Major support for MindShift comes from
Landmark College
upper waypoint

How Ibram X. Kendi's Definition of Antiracism Applies to Schools

Save ArticleSave Article
Failed to save article

Please try again

Ibram X. Kendi, Director of the Antiracist Research & Policy Center at American University. He is author of "How to Be An Antiracist." (Courtesy of American University)

Americans of all backgrounds are increasingly aware of how race affects every part of life in this country. Conversations about how to address racial injustice and how to create equitable systems are happening in many industries, including education. Political conversations, increased representation of diverse voices, and data showing inequality in many areas of society are all creating a moment in which many educators are examining their practices and the policies at their schools with the intention of improving outcomes for all students. But confronting racism is hard, and many people don’t want to think about how racism plays out in their own lives.

A common refrain on MindShift articles that describe how schools are trying to address bias among teachers, that highlight a teacher’s efforts to be more culturally competent, or that cite research showing the impact teachers of color have on their students, is to implore that not everything is about race. Many people who comment say it’s more productive to focus on the individuals sitting in class, on helping them take personal responsibility for their lives, than to focus on big systemic issues like racism.

Many people wonder: If we talk about race all the time, aren’t we just exacerbating tensions? Wouldn’t it be better to treat everyone equally and move on?

As a race theory scholar, Ibram X. Kendi hears this argument a lot. When it comes up, he uses his cancer analogy. Kendi was diagnosed with stage 4 colon cancer, which he has been fighting for the past two years. As he received treatment, he couldn’t help noticing the commonalities between cancer and racism — they are both metastatic.

“It has literally spread to every part of our body politic,” Professor Kendi said on KQED’s Forum program. Thinking about racism as a cancer makes the argument, “If we don’t talk about it, it will go away,” seem ridiculous.


“In no other capacity is a problem solved by not talking about it,” Kendi said. “And yes, it’s extremely hard to treat racism. It’s extremely painful. Just like it’s extremely hard to treat cancer.”

He argues that, like his cancer, racism exists in every part of the American system. The country was founded upon racism and its effects can be seen in everything from housing to economic inequality to education. He says the “treatment” for racism is similar to the one he received for cancer. Scan the body to see where the tumors (or racist policies) are, surgically remove them, then flood the whole body with medicine to make sure even the invisible tumors are treated. That systemic treatment prevents a recurrence of the cancer. Then watch the body closely for signs of new tumors and treat quickly if there are signs the cancer is returning.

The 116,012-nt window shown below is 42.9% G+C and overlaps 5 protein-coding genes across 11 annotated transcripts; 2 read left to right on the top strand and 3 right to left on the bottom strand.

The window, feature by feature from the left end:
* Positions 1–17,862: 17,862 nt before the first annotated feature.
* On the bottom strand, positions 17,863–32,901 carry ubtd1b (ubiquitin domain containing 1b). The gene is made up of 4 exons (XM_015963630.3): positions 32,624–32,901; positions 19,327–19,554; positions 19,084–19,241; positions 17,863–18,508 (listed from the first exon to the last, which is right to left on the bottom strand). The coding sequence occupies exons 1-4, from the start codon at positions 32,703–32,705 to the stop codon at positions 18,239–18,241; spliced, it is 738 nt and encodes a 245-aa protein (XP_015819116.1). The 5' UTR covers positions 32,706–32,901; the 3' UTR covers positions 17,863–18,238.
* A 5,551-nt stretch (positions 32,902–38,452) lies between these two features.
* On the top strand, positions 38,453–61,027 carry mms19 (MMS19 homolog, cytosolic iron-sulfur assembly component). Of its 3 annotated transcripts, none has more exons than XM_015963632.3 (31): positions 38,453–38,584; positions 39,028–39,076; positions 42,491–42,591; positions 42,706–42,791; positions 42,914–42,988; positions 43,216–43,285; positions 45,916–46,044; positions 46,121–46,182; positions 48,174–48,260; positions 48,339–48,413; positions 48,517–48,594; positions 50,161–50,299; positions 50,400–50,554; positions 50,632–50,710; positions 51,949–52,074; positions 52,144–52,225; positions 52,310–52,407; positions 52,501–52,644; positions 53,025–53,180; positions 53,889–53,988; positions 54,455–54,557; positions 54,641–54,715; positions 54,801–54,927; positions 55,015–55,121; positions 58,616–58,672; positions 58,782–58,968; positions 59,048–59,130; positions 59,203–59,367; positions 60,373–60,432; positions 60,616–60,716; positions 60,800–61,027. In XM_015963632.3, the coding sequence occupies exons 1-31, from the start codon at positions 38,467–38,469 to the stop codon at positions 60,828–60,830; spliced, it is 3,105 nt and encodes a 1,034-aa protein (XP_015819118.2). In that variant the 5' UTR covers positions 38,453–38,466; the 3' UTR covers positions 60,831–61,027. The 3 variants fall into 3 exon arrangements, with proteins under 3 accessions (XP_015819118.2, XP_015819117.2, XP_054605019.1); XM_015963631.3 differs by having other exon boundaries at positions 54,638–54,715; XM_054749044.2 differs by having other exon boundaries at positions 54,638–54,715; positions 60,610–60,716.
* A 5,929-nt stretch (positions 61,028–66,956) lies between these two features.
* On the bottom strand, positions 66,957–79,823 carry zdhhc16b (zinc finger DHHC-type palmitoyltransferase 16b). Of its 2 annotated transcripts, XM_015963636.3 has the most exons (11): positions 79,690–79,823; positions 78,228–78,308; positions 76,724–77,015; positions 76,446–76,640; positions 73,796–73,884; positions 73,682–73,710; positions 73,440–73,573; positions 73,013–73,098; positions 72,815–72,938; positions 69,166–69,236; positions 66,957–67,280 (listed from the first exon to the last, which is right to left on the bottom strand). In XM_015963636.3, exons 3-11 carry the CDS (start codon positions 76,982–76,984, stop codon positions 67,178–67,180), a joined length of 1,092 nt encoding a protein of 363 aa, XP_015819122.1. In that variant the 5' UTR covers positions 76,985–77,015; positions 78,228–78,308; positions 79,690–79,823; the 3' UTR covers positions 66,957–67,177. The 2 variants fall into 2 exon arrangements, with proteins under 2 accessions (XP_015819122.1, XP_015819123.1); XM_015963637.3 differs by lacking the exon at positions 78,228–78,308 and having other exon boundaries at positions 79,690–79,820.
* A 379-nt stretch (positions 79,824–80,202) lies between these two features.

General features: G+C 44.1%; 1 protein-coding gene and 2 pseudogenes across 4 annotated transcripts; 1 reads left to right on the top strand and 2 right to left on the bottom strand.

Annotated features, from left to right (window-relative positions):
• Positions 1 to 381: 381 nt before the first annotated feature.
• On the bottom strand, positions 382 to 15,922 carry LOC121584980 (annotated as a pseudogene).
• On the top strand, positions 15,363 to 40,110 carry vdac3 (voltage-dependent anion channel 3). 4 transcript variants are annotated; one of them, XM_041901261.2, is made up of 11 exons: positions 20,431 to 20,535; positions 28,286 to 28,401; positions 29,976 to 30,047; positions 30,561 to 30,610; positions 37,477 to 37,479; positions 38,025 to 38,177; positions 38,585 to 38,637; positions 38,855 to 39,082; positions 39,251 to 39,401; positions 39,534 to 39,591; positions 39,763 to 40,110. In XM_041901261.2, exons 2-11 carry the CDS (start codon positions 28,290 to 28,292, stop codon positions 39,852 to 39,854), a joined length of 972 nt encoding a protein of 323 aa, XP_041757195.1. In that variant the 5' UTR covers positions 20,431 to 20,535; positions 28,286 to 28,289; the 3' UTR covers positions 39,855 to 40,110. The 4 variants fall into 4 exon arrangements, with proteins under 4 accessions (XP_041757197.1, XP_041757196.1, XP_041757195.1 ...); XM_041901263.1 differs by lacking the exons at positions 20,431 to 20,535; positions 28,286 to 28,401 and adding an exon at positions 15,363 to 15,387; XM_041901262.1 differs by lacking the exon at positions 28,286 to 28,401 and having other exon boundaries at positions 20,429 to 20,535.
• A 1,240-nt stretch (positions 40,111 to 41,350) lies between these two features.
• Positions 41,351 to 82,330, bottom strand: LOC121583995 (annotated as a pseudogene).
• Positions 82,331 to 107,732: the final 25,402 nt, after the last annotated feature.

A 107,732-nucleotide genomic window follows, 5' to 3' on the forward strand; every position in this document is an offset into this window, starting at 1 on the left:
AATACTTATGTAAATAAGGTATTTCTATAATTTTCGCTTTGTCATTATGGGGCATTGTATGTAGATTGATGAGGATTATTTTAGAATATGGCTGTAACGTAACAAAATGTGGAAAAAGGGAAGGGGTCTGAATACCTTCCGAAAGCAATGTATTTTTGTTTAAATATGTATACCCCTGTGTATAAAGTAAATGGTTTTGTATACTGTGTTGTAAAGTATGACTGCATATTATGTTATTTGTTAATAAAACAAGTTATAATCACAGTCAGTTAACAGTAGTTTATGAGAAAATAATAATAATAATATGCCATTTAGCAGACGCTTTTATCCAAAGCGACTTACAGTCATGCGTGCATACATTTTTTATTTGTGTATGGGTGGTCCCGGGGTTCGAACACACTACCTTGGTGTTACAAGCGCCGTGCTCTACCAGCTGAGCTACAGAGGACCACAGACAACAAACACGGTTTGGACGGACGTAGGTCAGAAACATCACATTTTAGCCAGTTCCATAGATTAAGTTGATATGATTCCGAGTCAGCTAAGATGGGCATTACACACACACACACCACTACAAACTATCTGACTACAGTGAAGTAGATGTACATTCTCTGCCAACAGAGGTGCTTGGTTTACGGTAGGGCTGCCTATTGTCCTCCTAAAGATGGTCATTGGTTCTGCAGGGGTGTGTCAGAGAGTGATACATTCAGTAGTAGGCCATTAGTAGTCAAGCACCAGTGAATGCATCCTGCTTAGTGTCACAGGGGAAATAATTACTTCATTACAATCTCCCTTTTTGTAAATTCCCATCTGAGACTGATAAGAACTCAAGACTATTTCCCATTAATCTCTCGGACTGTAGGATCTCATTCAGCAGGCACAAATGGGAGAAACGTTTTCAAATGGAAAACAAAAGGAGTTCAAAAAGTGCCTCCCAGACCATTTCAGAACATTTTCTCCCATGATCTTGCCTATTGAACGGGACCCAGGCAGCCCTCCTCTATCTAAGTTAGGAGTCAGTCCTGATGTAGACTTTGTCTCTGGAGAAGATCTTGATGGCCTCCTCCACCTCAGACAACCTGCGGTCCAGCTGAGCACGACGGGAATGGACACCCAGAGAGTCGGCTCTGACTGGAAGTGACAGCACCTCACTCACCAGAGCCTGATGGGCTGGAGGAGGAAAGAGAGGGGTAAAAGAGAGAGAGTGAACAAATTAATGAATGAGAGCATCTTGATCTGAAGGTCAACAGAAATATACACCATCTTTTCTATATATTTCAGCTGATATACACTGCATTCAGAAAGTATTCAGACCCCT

“Americans want to heal America of racism without pain. That’s impossible,” Kendi said. He fought his cancer diagnosis despite feeling despair. Now Americans must fight racism by becoming what he terms “antiracists.”

His contribution to the current conversation around racism is a deceptively simple one.

“I define an antiracist as someone who is expressing an antiracist idea or supporting an antiracist policy with their actions,” Kendi said. “And I define an antiracist idea as any idea that says the racial groups are equal.”

In How to Be An Antiracist, Kendi writes:

“To be antiracist is to think nothing is behaviorally wrong or right — inferior or superior — with any of the racial groups. Whenever the antiracist sees individuals behaving positively or negatively, the antiracist sees exactly that: individuals behaving positively or negatively, not representatives of whole races. To be antiracist is to deracialize behavior, to remove the tattooed stereotype from every racialized body. Behavior is something humans do, not races do.”

In this sense Kendi seems to agree with teachers who prefer to focus on helping the individual students in front of them, no matter who they are. But, he doesn’t let people off the hook so easily. Becoming antiracist requires every individual to choose every day to think, act and advocate for equality, which will require changing systems and policies that may have gone unexamined for a long time.

In a Twitter thread, high school English teacher and a founder of the #DisruptTexts Twitter chat and movement Tricia Ebarvia distilled the central argument of How To Be An Antiracist and its application to education. Ebarvia writes:

We usually think that racist ideas lead to racist actions.

But according to Kendi, racist policies came before racist ideas.

Those in power act out of self-interest. Thus, they enact racist policies (slavery, immigration, redlining) to maintain that power…

These policies then result in racial inequities (lack of wealth or education)…

Which lead to the development of racist ideas by others who see these inequities and need a reason to justify why these inequities exist (example: [Black, Indigenous, People of Color] must be “less than’).

Educational achievement is a good example of the destructive cycle Kendi describes and that Ebarvia synthesizes so neatly. Kendi reminds readers that the standardized IQ test was a tool developed by eugenicists in the early 20th century. Even the definition of intelligence, and the tests and assumptions based upon that definition, exist within a racialized context.